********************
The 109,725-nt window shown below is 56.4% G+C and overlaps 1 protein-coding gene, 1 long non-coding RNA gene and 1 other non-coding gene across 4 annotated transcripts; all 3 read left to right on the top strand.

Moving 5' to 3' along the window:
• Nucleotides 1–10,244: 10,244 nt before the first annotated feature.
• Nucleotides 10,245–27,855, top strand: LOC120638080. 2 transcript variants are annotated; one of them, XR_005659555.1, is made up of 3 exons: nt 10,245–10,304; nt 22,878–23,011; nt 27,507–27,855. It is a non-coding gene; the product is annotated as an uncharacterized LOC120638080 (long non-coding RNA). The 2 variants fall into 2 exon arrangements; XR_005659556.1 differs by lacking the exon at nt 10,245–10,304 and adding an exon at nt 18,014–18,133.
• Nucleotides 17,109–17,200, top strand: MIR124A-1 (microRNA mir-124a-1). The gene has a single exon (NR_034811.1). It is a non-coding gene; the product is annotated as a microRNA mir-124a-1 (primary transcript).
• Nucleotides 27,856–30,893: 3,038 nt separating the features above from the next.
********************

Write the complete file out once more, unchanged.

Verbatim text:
The 109,725-nt window shown below is 56.4% G+C and overlaps 1 protein-coding gene, 1 long non-coding RNA gene and 1 other non-coding gene across 4 annotated transcripts; all 3 read left to right on the top strand.

Moving 5' to 3' along the window:
• Nucleotides 1–10,244: 10,244 nt before the first annotated feature.
• Nucleotides 10,245–27,855, top strand: LOC120638080. 2 transcript variants are annotated; one of them, XR_005659555.1, is made up of 3 exons: nt 10,245–10,304; nt 22,878–23,011; nt 27,507–27,855. It is a non-coding gene; the product is annotated as an uncharacterized LOC120638080 (long non-coding RNA). The 2 variants fall into 2 exon arrangements; XR_005659556.1 differs by lacking the exon at nt 10,245–10,304 and adding an exon at nt 18,014–18,133.
• Nucleotides 17,109–17,200, top strand: MIR124A-1 (microRNA mir-124a-1). The gene has a single exon (NR_034811.1). It is a non-coding gene; the product is annotated as a microRNA mir-124a-1 (primary transcript).
• Nucleotides 27,856–30,893: 3,038 nt separating the features above from the next.